Don’t be Fooled by “Healthy” Foods

healthy foods

Food labels may not tell you everything you need to know about a product. Many items are marketed as healthy, even when they’re not. Don’t be fooled by food labels. Learn the truth about the ingredients used to produce your favorite foods.







U.S. News and World Report recently identified several ways consumers are misled by food labels. Here’s the scoop on popular food phrases:

  • Dark chocolate – Flavonoids in cocoa provide several health benefits, but unless a dark chocolate product has 70 percent or more cocoa, consumers may be eating higher amounts of sugar and saturated fats than expected.
  • Multi-grain – People purchase multi-grain products thinking they are healthier than whole grain, but that’s not true. “Whole grain” means that all components of the grain are kept together vs. being separated. Multi-grain products include grains that have been refined, removing much of their nutritional value. Look for foods labeled as 100 percent whole wheat or whole grain.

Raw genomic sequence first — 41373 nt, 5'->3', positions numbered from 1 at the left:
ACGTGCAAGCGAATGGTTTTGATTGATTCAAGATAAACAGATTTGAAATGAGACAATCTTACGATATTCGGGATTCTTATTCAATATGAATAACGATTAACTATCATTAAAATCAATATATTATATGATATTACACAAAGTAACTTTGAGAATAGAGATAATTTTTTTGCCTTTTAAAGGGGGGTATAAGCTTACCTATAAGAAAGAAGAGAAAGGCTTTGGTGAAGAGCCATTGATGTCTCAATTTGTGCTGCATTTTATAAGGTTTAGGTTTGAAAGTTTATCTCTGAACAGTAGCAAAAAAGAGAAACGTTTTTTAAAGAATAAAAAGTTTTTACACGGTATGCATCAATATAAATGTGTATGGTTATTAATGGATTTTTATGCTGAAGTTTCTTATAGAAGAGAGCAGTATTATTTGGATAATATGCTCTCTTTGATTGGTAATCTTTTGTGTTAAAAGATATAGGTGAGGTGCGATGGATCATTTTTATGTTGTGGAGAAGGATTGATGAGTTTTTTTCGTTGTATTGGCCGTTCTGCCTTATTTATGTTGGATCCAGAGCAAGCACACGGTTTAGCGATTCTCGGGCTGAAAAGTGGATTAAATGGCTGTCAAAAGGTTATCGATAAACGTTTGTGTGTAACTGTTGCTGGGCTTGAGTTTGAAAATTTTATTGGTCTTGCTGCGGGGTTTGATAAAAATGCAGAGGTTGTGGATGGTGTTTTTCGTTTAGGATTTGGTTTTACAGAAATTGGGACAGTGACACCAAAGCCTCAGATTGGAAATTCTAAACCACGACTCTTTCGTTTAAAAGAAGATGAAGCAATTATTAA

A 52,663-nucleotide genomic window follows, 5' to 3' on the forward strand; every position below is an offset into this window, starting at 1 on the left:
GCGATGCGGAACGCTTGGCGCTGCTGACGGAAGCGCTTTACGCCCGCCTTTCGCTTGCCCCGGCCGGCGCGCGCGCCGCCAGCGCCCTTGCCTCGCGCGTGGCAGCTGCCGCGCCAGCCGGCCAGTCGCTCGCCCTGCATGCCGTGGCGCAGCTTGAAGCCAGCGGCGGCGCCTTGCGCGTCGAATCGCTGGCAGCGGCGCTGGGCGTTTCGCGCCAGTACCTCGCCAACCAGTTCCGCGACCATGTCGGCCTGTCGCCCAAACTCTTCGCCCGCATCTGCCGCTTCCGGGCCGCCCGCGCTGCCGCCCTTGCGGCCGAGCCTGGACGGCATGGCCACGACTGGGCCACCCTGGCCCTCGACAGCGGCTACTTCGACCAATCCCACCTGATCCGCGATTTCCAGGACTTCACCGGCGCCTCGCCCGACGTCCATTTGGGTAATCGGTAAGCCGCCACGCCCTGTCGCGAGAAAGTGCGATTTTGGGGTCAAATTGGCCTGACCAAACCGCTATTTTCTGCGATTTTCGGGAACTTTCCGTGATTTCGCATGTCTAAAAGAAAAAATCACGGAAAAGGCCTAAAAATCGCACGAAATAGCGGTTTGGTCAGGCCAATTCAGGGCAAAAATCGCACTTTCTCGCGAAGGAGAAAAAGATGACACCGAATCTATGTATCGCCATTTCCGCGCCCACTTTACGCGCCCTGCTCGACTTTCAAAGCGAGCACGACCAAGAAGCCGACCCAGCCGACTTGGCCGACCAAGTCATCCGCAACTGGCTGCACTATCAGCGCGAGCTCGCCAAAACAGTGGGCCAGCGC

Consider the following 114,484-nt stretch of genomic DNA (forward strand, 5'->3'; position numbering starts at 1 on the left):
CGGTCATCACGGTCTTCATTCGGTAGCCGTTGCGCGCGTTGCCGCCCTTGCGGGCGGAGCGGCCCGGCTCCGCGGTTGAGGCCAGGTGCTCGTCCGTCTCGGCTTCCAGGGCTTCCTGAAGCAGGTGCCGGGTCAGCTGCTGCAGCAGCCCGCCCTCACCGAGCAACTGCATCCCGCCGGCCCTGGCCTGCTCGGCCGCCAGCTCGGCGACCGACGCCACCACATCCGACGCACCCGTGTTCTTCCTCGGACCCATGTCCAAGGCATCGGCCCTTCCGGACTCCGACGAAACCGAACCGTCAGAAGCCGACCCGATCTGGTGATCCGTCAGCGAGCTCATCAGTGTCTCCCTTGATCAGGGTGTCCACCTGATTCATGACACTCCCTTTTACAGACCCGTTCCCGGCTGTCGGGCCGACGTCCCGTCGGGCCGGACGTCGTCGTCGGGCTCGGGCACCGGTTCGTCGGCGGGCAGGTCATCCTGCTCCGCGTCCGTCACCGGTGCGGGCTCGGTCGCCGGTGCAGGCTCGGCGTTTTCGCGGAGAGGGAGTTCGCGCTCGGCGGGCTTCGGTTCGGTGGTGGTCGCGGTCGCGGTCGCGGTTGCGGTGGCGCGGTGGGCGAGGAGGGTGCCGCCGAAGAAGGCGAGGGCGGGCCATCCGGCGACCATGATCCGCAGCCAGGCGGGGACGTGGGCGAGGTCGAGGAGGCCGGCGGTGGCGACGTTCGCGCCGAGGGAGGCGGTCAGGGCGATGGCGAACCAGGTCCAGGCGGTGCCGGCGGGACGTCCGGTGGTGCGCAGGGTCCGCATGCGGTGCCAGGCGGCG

• Natural – Foods marketed as “natural” should contain only one ingredient. For example, natural peanut butter should be made from only peanuts.
  • No high-fructose corn syrup – There are many misleading statements about sugar content in foods. Foods labeled “no high-fructose corn syrup” may contain unhealthy amounts of other sugars. Research shows that added sugars increase the risk for cardiovascular disease, and consuming any type of sugar can contribute to weight gain.
  • Real fruit – Foods labeled as “made with real fruit” actually may contain mostly juice concentrates, sugars and flavorings, and minimal fruit. Find real fruit in the fresh produce section.
  • Reduced sodium – Products with this label have only 25 percent less sodium than the original food item. If you’re trying to reduce your sodium or salt intake, look for foods marked as sodium-free or low-sodium.
  • Fortified – Many products, especially breakfast cereals, are fortified with vitamins and minerals. This sounds good, but research shows that amounts of vitamin A, zinc and niacin in fortified products are geared toward adults. This means that children are ingesting excessive, and often dangerous, amounts of these vitamins and minerals.

Do your favorite foods fall into any of these categories?

Minimize the negative impact by exercising portion control and adding lots of whole, unprocessed foods to your diet.